This Sunday Elder Music column was launched in December of 2008. By May of the following year, one commenter, Peter Tibbles, had added so much knowledge and value to my poor attempts at musical presentations that I asked him to take over the column. He's been here each week ever since delighting us with his astonishing grasp of just about everything musical, his humor and sense of fun. You can read Peter's bio here and find links to all his columns here.
Recently, Australia's ABC Classical station had a listeners' poll on their favorite Baroque (and earlier) pieces of music. That gives me an easy couple of columns – just take the top 20 and play bits of each for you.
I notice that J.S. Bach is over-represented in today's list and under-represented in the top 10 you'll have here next week - which is not the way I voted.
Also, where is Telemann, I ask? As an exercise in democracy I shall play them as selected, today counting down from 20 to 11 (as we used to do back in the day with pop music).
20. CLAUDIO MONTEVERDI - Vespers of the Blessed Virgin
Monteverdi was as radical a composer in his time as Beethoven in his or Phillip Glass today. People would wander the streets muttering, "What's old Claude going to come up with today?"
He's generally considered to have invented opera and he took the madrigal form, previously just a little bitty thing, and made it his own.
The Vespers of the Blessed Virgin, running at more than an hour and a half, was the most ambitious religious work before J.S. Bach turned his quill to such matters. It's also sometimes called the Vespers of 1610, as that's when it was published.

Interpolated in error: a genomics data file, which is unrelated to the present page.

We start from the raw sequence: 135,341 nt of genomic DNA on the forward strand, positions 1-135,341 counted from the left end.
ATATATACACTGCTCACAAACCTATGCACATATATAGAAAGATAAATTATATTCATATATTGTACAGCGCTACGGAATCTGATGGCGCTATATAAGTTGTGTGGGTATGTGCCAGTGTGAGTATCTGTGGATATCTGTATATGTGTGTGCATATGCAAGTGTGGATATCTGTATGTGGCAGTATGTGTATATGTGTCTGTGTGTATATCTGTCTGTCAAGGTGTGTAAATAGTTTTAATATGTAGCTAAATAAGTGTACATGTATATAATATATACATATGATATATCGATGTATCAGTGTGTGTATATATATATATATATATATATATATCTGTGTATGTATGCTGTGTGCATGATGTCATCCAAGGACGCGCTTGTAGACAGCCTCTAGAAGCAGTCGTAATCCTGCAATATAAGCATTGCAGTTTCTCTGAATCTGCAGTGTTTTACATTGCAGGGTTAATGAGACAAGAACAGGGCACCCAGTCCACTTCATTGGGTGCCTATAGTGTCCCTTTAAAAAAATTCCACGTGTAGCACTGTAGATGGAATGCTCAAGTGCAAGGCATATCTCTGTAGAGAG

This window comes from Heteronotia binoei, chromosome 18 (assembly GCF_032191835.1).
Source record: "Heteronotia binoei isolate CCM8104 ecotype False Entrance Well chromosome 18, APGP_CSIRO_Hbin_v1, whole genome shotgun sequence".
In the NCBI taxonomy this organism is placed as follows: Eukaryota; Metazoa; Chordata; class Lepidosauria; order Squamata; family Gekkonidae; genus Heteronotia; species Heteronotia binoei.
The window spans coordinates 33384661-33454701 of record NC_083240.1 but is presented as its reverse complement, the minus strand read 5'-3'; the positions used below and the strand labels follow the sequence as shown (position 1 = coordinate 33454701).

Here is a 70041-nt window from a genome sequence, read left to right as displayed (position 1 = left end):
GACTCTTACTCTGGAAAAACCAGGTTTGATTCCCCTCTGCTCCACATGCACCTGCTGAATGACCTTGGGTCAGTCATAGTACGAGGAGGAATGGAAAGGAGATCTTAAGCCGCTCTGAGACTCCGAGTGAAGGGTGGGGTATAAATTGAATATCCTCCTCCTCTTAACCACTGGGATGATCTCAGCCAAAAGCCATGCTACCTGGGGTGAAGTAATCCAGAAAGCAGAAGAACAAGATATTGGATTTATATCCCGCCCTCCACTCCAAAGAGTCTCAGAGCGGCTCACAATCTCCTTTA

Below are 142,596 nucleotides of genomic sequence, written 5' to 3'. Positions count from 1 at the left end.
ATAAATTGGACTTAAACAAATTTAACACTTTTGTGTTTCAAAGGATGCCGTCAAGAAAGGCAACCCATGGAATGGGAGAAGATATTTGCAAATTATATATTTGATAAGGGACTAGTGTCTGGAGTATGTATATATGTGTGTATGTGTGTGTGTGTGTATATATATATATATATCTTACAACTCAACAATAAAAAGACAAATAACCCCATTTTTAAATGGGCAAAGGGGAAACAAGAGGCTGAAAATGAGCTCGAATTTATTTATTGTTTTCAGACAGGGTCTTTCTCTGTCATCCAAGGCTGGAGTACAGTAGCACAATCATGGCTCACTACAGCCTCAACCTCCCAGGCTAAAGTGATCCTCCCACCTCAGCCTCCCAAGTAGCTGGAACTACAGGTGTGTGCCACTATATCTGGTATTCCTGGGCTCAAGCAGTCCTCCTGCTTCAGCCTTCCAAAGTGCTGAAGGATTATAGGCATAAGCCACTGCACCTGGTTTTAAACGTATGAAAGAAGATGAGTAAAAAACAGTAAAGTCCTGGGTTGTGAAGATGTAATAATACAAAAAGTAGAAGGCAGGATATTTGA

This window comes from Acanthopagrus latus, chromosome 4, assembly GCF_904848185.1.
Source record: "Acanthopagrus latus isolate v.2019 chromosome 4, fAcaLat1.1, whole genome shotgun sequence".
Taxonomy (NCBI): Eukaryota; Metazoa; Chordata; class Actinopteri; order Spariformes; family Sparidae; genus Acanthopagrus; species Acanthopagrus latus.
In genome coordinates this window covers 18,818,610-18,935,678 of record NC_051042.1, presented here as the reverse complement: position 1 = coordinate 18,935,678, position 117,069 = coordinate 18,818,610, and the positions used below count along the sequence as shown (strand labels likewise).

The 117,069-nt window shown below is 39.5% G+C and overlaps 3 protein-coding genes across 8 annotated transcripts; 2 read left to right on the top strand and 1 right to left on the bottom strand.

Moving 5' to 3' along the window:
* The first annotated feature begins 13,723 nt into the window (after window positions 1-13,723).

Whatever it's called, here is the Dixit Dominus, or Psalm 109, from that work.
19. ARCANGELO CORELLI - 12 Concerti Grossi, Op 6
There are a lot of tall tales, legends, myths and other such things that have been spread around about Corelli but not much in the way of truth. In today's political climate that would probably be seen as a plus.
He may have been a prodigy (but we don't know) and he may have been chased out of Paris by an envious Jean-Baptiste Lully (when he was only 19) but that story was promulgated by Jean-Jacques Rousseau somewhat later, so who knows.
We do know that he wrote a bunch of trio sonatas, concerti grossi, regular sonatas and probably a lot of other stuff as well. This is the first movement of his Concerto Grosso no. 12 Op. 6 in F.
18. JOHANN SEBASTIAN BACH - Mass in B Minor BWV 232
Jo's religious works, this mass (and the others he wrote), have been overshadowed by the great St Matthew's Passion (and to a lesser extent the St John's Passion).
Masses really aren't my cup of tea but it's on the list so here is the Christe eleison from that work.
17. J.S. BACH - Cantata: Herz und Mund und That und Leben, BWV 147
If you're like me, you'd have read the title of this cantata and it would have gone right over your head, particularly if you don't read German (as I don't). However, lend an ear to it and you might go "Ah ha.” I certainly did, at least for the part of it I've chosen, which includes (in English) Jesu, joy of man’s desiring.
The title of the movement on the CD is actually Jesu bleibet meine Freude.
16. J.S. BACH - Brandenburg Concerto No 3 BWV 1048
The six Brandenburg Concertos were a present to Christian Ludwig, Margrave of Brandenburg-Schwed, who was some sort of minor royal and liked a bit of a tune. They were sent with an excruciatingly obsequious note (well, Jo probably wanted him to sponsor him or some such).